The Omega Speedmaster is a widely recognised iconic wristwatch. Released in 1957, it formed one half of a duo of new releases by Omega that year, alongside the Railmaster. As the name indicates, the Speedmaster was incredibly useful to those wishing to time races, helping calculate average speeds and so on.
Primarily designed for those involved in car racing, chronograph watches had been an important part of the watch industry since the 1930s. Like many purpose-driven watches, most buyers would not have been involved in racing however; some would have used the stopwatch function for recreation and many would have bought the watch for aesthetic or aspirational reasons.
Today, the Speedmaster is often referred to as the ‘Moon Watch,’ as in 1969 it was the watch on the wrist of the astronauts who first set foot on the moon. One of ten watches by various brands tested by NASA in the preceding years, the Speedmaster proved most resilient under the unusual conditions of space. Over the last 50 years, Omega has released many iterations of the Speedmaster, including limited edition models, to much success. The most valuable models are those early ones, often those with a story to tell.
We are delighted to present early Omega Speedmaster dating to 1967 at our Autumn Select Jewellery & Watches sale. The watch is being sold on behalf of the son of its original, and only, owner Frederick Steele, or "Derek" to his friends who lived a remarkable life.
In order for his father to seek new employment in the accountancy industry, Derek’s parents moved from Cromarty to Welwyn Garden City where he was born in 1930. This was, at that time, a relatively new place and one of the ‘planned’ towns built in England, designed to offer inhabitants the best of city and country life.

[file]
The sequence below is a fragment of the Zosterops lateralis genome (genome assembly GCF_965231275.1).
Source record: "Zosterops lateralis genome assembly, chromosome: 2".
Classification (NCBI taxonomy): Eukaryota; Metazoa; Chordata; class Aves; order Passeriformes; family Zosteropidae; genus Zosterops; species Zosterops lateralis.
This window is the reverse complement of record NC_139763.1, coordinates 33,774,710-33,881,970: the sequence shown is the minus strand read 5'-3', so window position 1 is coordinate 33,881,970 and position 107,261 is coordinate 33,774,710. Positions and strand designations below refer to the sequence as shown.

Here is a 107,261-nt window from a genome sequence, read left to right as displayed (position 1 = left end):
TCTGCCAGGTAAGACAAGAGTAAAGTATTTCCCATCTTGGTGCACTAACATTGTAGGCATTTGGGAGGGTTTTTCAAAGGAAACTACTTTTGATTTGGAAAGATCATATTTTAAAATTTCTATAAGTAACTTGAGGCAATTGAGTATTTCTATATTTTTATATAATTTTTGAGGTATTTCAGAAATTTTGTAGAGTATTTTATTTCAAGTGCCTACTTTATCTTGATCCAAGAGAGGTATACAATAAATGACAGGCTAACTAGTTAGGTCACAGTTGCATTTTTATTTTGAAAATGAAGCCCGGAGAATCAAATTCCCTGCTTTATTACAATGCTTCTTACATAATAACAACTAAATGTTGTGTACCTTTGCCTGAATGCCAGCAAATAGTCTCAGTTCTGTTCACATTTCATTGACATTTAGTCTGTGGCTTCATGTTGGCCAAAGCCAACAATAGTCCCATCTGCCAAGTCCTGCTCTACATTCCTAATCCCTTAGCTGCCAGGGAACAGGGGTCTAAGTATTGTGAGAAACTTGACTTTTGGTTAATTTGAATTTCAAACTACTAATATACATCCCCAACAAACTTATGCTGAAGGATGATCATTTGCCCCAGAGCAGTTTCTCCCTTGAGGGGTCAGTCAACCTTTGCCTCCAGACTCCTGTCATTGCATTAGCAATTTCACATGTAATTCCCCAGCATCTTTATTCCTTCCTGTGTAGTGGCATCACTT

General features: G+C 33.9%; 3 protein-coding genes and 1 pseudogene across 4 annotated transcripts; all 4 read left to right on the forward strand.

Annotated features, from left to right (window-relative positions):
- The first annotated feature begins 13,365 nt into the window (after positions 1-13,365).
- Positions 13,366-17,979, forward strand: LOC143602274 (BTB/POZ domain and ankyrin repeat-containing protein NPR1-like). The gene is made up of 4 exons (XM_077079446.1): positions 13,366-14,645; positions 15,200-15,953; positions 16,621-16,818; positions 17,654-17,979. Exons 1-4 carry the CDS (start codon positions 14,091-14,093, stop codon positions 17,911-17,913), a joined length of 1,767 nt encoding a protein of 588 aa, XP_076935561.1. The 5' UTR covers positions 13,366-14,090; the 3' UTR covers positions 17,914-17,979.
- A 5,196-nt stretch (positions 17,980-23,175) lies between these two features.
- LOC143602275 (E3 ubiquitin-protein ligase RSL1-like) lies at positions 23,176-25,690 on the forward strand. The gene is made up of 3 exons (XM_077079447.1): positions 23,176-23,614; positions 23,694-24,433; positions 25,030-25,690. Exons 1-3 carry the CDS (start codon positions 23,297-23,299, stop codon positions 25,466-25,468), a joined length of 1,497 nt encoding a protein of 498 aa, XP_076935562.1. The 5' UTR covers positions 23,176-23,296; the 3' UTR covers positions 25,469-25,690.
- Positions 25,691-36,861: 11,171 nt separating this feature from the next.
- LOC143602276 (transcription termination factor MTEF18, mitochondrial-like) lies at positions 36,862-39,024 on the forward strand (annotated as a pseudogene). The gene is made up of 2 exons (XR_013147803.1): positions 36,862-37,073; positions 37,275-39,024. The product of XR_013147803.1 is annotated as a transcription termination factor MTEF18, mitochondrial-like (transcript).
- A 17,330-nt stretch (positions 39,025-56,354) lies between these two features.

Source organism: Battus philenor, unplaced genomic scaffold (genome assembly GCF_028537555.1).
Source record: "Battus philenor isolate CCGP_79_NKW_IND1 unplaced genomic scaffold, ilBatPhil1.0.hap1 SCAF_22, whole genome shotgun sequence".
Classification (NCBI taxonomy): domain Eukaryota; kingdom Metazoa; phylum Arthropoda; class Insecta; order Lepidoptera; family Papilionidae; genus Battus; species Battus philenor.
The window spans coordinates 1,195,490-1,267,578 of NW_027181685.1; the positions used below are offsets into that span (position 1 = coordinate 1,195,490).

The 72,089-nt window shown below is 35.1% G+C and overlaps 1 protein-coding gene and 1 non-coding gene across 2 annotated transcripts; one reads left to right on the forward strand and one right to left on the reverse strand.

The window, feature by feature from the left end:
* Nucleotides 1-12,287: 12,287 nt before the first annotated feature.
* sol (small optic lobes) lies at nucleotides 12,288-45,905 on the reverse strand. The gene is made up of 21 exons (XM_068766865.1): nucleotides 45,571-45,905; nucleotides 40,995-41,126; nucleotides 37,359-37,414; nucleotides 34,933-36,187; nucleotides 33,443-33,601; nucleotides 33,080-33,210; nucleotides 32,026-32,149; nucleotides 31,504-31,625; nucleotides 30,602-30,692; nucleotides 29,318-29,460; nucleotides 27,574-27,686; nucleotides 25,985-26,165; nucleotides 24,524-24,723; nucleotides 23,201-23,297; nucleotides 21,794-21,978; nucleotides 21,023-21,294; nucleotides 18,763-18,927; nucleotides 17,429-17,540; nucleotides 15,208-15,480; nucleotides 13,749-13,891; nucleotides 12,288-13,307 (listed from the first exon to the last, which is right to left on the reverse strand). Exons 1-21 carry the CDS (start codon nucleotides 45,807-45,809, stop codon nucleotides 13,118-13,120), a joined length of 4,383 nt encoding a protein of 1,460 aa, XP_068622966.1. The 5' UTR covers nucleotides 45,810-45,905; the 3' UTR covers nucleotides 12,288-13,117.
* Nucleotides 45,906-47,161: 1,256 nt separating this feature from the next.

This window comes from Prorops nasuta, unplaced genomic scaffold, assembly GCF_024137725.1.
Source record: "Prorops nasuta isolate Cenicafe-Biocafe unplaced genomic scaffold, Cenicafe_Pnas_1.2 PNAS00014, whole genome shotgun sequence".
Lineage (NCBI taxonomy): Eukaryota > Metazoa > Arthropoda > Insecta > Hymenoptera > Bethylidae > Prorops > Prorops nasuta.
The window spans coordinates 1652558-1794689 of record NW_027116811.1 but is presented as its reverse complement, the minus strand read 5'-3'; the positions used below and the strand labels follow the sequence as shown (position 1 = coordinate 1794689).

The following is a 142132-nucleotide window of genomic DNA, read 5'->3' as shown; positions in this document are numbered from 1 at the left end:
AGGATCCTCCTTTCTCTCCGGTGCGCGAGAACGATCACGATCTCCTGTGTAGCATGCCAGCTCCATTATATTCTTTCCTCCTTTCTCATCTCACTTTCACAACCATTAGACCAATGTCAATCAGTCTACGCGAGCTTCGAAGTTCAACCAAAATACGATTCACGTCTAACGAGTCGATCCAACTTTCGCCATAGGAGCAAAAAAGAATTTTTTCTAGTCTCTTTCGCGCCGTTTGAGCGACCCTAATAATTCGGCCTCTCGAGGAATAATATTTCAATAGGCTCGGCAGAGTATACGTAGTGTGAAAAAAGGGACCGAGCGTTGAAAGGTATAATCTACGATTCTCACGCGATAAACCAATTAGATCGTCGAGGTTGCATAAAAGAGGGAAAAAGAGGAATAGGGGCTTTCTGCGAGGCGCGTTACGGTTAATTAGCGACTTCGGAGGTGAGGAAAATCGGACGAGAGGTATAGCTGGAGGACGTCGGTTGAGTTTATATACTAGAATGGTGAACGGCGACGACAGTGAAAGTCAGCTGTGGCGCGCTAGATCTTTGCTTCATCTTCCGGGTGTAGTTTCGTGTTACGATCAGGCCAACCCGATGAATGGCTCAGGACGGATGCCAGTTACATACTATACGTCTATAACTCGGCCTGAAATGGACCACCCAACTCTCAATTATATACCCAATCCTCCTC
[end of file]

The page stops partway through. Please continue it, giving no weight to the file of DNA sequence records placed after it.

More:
It was Derek’s childhood ambition to join the Merchant Navy and he did so at the age of 17, straight from school. He reached the position of Chief Petty Officer but was unfortunately discharged with oil-fume poisoning within a few years. Now in his mid-20s, and considering his next step, he responded to a newspaper recruitment advert for the Kenyan police force.
After moving north to Nanyuki, Kenya around 1963, a friend took Derek flying in a small aircraft. Very taken by the experience, he chose to train for his private licence subsequently attaining his commercial pilot's licence. Following this, he set up a company taking tourists on tours around the countryside and, during this time, became good friends with actor William Holden who co-owned a hotel called Mount Kenya Safari Club. He also knew George Adamson of Born Free fame.
Around 1967, Derek purchased his Omega Speedmaster. The watch would have suited Derek as a pilot for a number of reasons. It was larger in size than the average wristwatch of the time and featured a black dial with white markers; both factors increased the ease of visibility.
Two years later, Derek was featured on the cover of Queen Magazine. In the cover photograph, shown above, he is seen in the background, leaning out of the door to the cockpit, sporting the Speedmaster. Originally set up in 1861, after a merger the magazine became Harper’s & Queen, and later Harper’s Bazaar, as it is still known today.
In May 1970, not long before his 40th birthday, while helping a colleague clock up more night-flying experiences, tragically Derek was killed in an unexplained crash. He was wearing the watch at the time and it lost its bezel as a result. The minutes hand is also a little misshapen, which is also believed to be due to the crash. A young father, Derek left behind his wife and three young sons who moved back to the UK in the years following his passing.
Derek did not appear to have had a passion for watches. The Speedmaster was, to him, a tool to assist him in his work. The value of the watch should not be underestimated, however, forming as it does, a window on Derek’s fascinating, and sadly very short, life. In turn, his story bestows value upon the watch, creating a biography for it, something that watch collectors seek with great enthusiasm.
p style="text-align: center;">
Lyon & Turnbull’s Watch Auctions department is a dynamic one with significant expertise, hosting diverse watch auctions across the U.K. featuring fine, rare, modern and vintage timepieces. Highlights from recent auctions include a rare Rolex Daytona 6263 that sold for £62,500 in October 2021 and an Audemars Piguet Royal Oak that achieved £106,250 (incl premium).
0141 333 1992